It popped up on my phone first thing this morning: “Remember this day.”
What? What’s this? It was my photo app telling me the message. I opened it, and an album from July 18th, 2016 covered my screen. Apparently, on this day last year, I had gone on a sunrise hike and captured some photos of an incredible sunrise. You see, my phone was telling me to remember this beautiful day from last year. What a surprising gift that technology gave me today.
I scrolled through the pictures and remembered the morning, brisk and just a little bit damp. The sunrise didn’t look promising at first because it was overcast. The sky was a soft palette of pastels at the first signs of the sun, and it appeared as if that was going to be the end of it. But suddenly, the sun erupted over the top of the hills and everything was ablaze with a fiery, golden hue. Vibrant orange faded into creamsicle clouds, and soft locks of grassy silhouettes became like fresh kindling, red hot in a fire. It was so silent, so peaceful, so wondrous. The cool fresh mountain air was like a sweet healing balm in my lungs, and I felt hidden in the solitude of the land.
Just to remember that experience alone would have been enough of a joy, but as the day went on, that act of remembering struck me on a deeper level. I thought of how Ann Voskamp writes about the church being called to a life of remembering (I promise someday I will get through a blog without talking about Ann 😉). We are meant to continuously be remembering the gifts, remembering the pain, remembering the sacrifice. Remembering the communion and the faithfulness of Love Himself. At the Last Supper, Jesus spoke the words, “Take this cup, take this bread…give thanks…and remember me…”
How many of us missed that? The remembering: truly, deeply, intentionally remembering daily. The act of remembering increases our faith and trust, increases our heart of love and worship for God, and, with gratitude, brings us into the peace of His presence.
Remembering is powerful. But how do we remember to remember? We actually even need His help to remember. Maybe that’s why Jesus left us with communion – not for His sake, but for ours: to help us to remember.
Just a few hours ago, as the sun started to settle into the horizon and this day of remembering came to a close, God again brought to my mind that there’s even more inside this word for us to learn. I thought of how Ann took the remembering further when she broke open our ways of tearing apart and dismembering one another, to reveal the kingdom call of “re-membering” each other.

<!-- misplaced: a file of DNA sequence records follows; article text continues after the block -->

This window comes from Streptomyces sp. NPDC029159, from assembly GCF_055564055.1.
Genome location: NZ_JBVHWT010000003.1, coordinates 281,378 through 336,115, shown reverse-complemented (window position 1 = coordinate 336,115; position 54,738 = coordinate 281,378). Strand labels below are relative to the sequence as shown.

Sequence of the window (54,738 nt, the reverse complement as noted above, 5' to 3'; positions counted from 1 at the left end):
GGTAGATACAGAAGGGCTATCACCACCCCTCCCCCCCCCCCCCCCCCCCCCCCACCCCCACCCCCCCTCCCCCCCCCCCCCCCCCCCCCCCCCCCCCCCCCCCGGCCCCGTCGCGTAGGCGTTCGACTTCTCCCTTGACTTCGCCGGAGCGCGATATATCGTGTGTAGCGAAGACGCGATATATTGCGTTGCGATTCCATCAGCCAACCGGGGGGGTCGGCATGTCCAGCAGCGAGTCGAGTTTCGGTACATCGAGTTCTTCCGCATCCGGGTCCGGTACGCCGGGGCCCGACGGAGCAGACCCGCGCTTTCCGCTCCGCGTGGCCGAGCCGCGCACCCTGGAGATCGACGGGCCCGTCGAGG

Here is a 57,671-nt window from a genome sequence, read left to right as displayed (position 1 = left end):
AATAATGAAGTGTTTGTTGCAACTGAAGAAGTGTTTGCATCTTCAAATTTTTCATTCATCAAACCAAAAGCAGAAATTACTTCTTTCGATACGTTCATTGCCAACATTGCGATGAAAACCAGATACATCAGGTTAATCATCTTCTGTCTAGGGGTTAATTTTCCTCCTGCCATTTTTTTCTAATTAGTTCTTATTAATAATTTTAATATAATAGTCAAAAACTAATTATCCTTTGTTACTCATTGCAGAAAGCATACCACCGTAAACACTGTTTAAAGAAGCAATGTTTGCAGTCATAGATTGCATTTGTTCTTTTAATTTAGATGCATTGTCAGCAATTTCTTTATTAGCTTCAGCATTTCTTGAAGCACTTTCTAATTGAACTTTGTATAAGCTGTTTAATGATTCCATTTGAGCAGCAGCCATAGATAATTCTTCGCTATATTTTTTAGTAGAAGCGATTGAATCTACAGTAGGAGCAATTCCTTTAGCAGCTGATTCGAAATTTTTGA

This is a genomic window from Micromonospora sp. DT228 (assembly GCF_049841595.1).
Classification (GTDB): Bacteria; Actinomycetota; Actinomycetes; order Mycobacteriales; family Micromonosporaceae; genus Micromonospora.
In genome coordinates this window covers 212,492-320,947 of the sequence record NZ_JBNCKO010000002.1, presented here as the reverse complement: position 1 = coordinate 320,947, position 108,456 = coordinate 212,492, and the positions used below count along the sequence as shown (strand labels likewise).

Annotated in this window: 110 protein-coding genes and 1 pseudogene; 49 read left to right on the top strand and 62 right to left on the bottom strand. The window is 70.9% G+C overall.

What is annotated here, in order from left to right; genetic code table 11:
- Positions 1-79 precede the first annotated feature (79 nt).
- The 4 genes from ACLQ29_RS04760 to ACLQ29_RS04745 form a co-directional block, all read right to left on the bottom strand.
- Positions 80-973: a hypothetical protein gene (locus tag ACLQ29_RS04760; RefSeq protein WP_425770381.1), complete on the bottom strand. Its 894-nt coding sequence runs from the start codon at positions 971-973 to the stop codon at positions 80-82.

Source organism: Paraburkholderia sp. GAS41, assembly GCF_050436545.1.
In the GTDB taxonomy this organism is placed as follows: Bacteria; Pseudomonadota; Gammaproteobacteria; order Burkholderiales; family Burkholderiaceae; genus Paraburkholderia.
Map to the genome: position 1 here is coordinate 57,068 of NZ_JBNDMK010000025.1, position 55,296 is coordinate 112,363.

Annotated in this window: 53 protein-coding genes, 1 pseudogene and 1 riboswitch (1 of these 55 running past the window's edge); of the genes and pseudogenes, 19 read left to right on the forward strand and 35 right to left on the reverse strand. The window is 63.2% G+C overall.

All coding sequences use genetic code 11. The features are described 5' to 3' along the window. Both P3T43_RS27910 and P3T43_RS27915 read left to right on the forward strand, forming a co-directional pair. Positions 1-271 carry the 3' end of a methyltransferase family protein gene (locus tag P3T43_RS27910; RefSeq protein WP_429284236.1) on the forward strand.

So often, Christians bite and accuse, separate and draw lines, declare wars and take sides on every issue – from differences in beliefs or denomination, to politics and personal convictions, to the shortcomings, immoralities, or just the differences in others. I’d like to believe that it’s the extremists and the loud-mouths without a real understanding of God who are the only ones who do this – the ones who, unfortunately, so often wrongly brand the name of God and the people who really know Him. The truth is, however, it will always be a part of our fallen flesh nature to dis-member. But, at the same time, that’s not who we are anymore.
A new person lives in us that was made to re-member; made to put back together the broken, to walk across lines that have been drawn and break down walls that have been erected. We were meant to love the shattered things back into wholeness, and to promote peace amongst people and wage war against the true enemy instead. Why is it that it’s so common to believe that if someone is not for us or for what we believe, that they are against us? That kind of mentality is a tragedy and a trap to pit humanity against itself. It grieves my heart that we live this way; we are all on common ground in our humanness. If we could only be humble enough to see it – to forgive and give grace, to give help, give hands, give ourselves.
But we can –
With God, we can! With work and sacrifice and intentionality. With prayer and His Word and His grace, we can remember and re-member. We can become like Jesus and love real enough to change a dismembered life into a re-membered life. God fused my brokenness into beauty with His great love, often poured out through His very own children. What an honor it is that He would choose to move through us, to move through our stained hands and bitter lips and hardened hearts. But that’s the miracle. When He chose to make a home inside our very beings, we became His holy temple, clothed in righteousness and cleansed to absolute purity – and overflowing with all the power to change the world in the midst of all our smallness and imperfection and sin.
So…remember this day. Remember, this day. And re-member today. And every day.
You will come alive because of it.